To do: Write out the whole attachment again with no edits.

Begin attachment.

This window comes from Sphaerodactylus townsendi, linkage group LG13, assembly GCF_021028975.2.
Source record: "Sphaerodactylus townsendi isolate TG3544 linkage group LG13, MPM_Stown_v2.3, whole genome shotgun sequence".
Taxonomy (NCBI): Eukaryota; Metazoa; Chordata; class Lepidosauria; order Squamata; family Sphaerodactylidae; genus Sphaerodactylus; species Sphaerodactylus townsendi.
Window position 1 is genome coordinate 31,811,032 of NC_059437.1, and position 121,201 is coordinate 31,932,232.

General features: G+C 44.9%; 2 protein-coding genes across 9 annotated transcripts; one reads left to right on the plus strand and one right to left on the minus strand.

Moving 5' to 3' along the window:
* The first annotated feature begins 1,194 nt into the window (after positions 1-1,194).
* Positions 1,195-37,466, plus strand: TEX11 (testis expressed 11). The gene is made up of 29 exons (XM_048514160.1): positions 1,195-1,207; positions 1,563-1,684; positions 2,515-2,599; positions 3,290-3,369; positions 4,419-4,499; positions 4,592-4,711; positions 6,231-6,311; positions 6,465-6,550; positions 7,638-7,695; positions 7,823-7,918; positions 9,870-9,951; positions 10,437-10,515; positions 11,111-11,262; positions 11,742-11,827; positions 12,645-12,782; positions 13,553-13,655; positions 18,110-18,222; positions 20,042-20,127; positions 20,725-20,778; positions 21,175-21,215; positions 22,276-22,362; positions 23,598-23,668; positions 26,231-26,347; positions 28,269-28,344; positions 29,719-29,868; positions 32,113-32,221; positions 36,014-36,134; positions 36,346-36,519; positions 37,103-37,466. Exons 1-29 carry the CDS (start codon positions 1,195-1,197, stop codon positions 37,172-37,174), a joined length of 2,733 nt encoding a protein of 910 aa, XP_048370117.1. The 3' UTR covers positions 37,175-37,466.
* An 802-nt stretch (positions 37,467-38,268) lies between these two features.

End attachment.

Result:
This window comes from Sphaerodactylus townsendi, linkage group LG13, assembly GCF_021028975.2.
Source record: "Sphaerodactylus townsendi isolate TG3544 linkage group LG13, MPM_Stown_v2.3, whole genome shotgun sequence".
Taxonomy (NCBI): Eukaryota; Metazoa; Chordata; class Lepidosauria; order Squamata; family Sphaerodactylidae; genus Sphaerodactylus; species Sphaerodactylus townsendi.
Window position 1 is genome coordinate 31,811,032 of NC_059437.1, and position 121,201 is coordinate 31,932,232.

General features: G+C 44.9%; 2 protein-coding genes across 9 annotated transcripts; one reads left to right on the plus strand and one right to left on the minus strand.

Moving 5' to 3' along the window:
* The first annotated feature begins 1,194 nt into the window (after positions 1-1,194).
* Positions 1,195-37,466, plus strand: TEX11 (testis expressed 11). The gene is made up of 29 exons (XM_048514160.1): positions 1,195-1,207; positions 1,563-1,684; positions 2,515-2,599; positions 3,290-3,369; positions 4,419-4,499; positions 4,592-4,711; positions 6,231-6,311; positions 6,465-6,550; positions 7,638-7,695; positions 7,823-7,918; positions 9,870-9,951; positions 10,437-10,515; positions 11,111-11,262; positions 11,742-11,827; positions 12,645-12,782; positions 13,553-13,655; positions 18,110-18,222; positions 20,042-20,127; positions 20,725-20,778; positions 21,175-21,215; positions 22,276-22,362; positions 23,598-23,668; positions 26,231-26,347; positions 28,269-28,344; positions 29,719-29,868; positions 32,113-32,221; positions 36,014-36,134; positions 36,346-36,519; positions 37,103-37,466. Exons 1-29 carry the CDS (start codon positions 1,195-1,197, stop codon positions 37,172-37,174), a joined length of 2,733 nt encoding a protein of 910 aa, XP_048370117.1. The 3' UTR covers positions 37,175-37,466.
* An 802-nt stretch (positions 37,467-38,268) lies between these two features.